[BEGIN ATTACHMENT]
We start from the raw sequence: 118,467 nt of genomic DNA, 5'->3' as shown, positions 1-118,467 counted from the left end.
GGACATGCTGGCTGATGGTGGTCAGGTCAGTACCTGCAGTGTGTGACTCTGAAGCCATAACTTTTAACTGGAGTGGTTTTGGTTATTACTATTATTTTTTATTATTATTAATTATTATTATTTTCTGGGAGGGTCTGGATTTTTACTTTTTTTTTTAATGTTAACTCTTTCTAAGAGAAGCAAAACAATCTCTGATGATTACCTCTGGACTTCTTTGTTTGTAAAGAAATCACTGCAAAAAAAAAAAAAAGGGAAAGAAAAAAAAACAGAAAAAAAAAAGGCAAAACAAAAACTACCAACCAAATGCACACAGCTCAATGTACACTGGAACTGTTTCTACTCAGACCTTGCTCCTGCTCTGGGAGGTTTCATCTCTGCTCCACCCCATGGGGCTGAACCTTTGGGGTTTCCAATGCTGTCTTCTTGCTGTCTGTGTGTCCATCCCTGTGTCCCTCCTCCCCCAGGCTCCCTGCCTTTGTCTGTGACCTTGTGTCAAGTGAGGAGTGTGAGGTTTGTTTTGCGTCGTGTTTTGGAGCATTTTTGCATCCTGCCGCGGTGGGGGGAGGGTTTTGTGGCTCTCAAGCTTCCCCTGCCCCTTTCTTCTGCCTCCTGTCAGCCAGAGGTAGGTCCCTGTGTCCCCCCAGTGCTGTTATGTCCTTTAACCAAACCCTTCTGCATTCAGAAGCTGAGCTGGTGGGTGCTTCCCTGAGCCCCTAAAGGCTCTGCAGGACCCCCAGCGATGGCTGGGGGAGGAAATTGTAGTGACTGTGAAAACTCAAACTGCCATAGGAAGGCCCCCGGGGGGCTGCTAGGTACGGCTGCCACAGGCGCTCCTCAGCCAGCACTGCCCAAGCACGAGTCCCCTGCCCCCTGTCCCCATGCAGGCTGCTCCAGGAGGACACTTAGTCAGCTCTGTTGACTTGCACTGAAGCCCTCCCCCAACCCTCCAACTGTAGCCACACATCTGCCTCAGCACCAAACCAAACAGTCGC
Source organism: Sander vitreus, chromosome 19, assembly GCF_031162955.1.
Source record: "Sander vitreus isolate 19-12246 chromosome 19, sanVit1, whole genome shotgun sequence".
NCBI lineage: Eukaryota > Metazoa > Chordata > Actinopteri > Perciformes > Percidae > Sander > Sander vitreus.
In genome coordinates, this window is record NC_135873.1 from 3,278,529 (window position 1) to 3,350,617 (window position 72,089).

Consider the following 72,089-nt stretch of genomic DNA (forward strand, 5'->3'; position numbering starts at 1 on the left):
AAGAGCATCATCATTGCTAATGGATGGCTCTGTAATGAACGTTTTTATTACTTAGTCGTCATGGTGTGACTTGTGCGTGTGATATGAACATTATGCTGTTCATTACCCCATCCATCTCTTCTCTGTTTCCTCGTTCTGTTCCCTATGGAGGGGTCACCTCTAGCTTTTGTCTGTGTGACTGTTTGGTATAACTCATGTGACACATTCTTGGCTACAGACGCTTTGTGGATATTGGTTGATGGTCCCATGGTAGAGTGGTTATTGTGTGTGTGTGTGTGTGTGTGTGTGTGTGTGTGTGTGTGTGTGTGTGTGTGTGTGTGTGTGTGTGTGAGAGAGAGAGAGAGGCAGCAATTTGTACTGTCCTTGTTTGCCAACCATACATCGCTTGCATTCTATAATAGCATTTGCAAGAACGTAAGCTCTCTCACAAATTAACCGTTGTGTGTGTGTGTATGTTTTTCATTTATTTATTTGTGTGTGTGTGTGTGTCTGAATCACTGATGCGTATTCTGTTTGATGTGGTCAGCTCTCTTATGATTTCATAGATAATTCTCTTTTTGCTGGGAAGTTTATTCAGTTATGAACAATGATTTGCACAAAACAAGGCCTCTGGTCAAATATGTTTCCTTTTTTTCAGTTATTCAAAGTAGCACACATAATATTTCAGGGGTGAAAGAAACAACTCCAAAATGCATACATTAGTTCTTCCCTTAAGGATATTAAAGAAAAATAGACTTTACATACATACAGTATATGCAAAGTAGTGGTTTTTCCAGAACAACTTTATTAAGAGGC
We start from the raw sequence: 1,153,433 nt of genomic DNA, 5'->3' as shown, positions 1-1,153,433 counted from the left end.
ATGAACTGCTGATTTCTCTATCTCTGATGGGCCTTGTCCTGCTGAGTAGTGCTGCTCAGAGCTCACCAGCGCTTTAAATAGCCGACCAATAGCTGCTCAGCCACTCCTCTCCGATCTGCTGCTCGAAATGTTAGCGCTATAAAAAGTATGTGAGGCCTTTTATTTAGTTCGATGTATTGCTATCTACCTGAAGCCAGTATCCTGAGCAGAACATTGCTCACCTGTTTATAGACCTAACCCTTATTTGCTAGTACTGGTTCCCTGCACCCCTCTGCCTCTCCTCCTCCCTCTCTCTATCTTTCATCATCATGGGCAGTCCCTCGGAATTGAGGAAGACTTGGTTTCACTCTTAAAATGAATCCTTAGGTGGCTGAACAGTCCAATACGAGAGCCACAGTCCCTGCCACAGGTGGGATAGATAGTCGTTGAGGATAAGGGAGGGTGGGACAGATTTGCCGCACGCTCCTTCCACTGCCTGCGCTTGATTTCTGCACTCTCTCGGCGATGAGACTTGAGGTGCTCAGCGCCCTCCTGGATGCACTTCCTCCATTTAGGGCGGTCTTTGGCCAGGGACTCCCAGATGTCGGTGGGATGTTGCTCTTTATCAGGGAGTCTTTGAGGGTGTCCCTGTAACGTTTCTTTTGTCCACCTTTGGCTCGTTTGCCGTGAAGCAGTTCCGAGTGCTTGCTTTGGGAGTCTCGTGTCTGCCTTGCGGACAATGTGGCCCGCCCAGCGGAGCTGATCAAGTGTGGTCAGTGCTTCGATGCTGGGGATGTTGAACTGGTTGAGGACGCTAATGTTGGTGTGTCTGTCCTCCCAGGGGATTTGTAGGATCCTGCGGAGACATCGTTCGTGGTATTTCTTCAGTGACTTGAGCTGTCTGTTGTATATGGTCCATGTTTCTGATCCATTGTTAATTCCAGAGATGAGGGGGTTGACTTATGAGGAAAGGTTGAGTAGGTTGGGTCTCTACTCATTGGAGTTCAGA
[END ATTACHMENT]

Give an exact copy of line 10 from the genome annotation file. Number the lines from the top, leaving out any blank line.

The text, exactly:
ATGAACTGCTGATTTCTCTATCTCTGATGGGCCTTGTCCTGCTGAGTAGTGCTGCTCAGAGCTCACCAGCGCTTTAAATAGCCGACCAATAGCTGCTCAGCCACTCCTCTCCGATCTGCTGCTCGAAATGTTAGCGCTATAAAAAGTATGTGAGGCCTTTTATTTAGTTCGATGTATTGCTATCTACCTGAAGCCAGTATCCTGAGCAGAACATTGCTCACCTGTTTATAGACCTAACCCTTATTTGCTAGTACTGGTTCCCTGCACCCCTCTGCCTCTCCTCCTCCCTCTCTCTATCTTTCATCATCATGGGCAGTCCCTCGGAATTGAGGAAGACTTGGTTTCACTCTTAAAATGAATCCTTAGGTGGCTGAACAGTCCAATACGAGAGCCACAGTCCCTGCCACAGGTGGGATAGATAGTCGTTGAGGATAAGGGAGGGTGGGACAGATTTGCCGCACGCTCCTTCCACTGCCTGCGCTTGATTTCTGCACTCTCTCGGCGATGAGACTTGAGGTGCTCAGCGCCCTCCTGGATGCACTTCCTCCATTTAGGGCGGTCTTTGGCCAGGGACTCCCAGATGTCGGTGGGATGTTGCTCTTTATCAGGGAGTCTTTGAGGGTGTCCCTGTAACGTTTCTTTTGTCCACCTTTGGCTCGTTTGCCGTGAAGCAGTTCCGAGTGCTTGCTTTGGGAGTCTCGTGTCTGCCTTGCGGACAATGTGGCCCGCCCAGCGGAGCTGATCAAGTGTGGTCAGTGCTTCGATGCTGGGGATGTTGAACTGGTTGAGGACGCTAATGTTGGTGTGTCTGTCCTCCCAGGGGATTTGTAGGATCCTGCGGAGACATCGTTCGTGGTATTTCTTCAGTGACTTGAGCTGTCTGTTGTATATGGTCCATGTTTCTGATCCATTGTTAATTCCAGAGATGAGGGGGTTGACTTATGAGGAAAGGTTGAGTAGGTTGGGTCTCTACTCATTGGAGTTCAGA